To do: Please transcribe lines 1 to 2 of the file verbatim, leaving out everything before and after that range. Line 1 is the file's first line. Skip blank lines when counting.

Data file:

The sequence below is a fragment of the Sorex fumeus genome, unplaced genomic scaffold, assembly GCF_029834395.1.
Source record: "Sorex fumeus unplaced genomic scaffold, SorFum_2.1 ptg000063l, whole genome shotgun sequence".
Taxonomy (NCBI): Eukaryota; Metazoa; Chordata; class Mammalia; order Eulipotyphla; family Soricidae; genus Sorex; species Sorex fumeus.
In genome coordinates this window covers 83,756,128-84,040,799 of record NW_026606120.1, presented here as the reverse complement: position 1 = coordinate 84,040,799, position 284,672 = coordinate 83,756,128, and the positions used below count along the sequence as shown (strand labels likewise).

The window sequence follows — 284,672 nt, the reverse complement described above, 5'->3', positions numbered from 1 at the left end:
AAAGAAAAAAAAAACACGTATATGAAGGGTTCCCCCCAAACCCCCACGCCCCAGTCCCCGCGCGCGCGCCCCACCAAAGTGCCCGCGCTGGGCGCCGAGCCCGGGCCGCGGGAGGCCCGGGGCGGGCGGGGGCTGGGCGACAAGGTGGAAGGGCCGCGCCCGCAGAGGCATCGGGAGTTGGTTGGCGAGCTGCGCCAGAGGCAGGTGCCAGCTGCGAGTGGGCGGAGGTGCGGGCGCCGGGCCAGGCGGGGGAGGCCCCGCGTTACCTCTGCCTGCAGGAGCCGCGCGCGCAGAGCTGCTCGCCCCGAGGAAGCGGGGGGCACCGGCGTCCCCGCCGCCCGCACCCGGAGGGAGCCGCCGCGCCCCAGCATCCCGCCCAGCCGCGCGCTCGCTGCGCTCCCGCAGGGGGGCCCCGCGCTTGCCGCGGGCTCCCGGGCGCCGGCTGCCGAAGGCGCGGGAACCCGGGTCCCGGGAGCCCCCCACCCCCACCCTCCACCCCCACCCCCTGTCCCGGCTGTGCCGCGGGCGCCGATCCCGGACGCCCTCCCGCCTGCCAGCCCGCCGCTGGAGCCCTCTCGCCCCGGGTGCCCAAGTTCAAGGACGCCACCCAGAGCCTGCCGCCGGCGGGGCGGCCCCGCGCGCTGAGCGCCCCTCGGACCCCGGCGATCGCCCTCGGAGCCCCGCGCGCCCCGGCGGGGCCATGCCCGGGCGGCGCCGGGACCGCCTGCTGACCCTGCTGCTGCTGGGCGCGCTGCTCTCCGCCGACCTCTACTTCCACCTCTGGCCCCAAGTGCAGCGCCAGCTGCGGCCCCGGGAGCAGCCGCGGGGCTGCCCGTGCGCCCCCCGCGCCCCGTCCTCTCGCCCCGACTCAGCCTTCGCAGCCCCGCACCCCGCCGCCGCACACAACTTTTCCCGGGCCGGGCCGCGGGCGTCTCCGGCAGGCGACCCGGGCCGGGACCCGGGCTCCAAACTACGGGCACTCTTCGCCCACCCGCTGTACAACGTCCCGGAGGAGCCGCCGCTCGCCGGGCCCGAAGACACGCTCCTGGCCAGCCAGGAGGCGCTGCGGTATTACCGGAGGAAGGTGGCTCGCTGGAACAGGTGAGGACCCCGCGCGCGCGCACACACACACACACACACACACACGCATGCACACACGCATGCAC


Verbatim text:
The sequence below is a fragment of the Sorex fumeus genome, unplaced genomic scaffold, assembly GCF_029834395.1.
Source record: "Sorex fumeus unplaced genomic scaffold, SorFum_2.1 ptg000063l, whole genome shotgun sequence".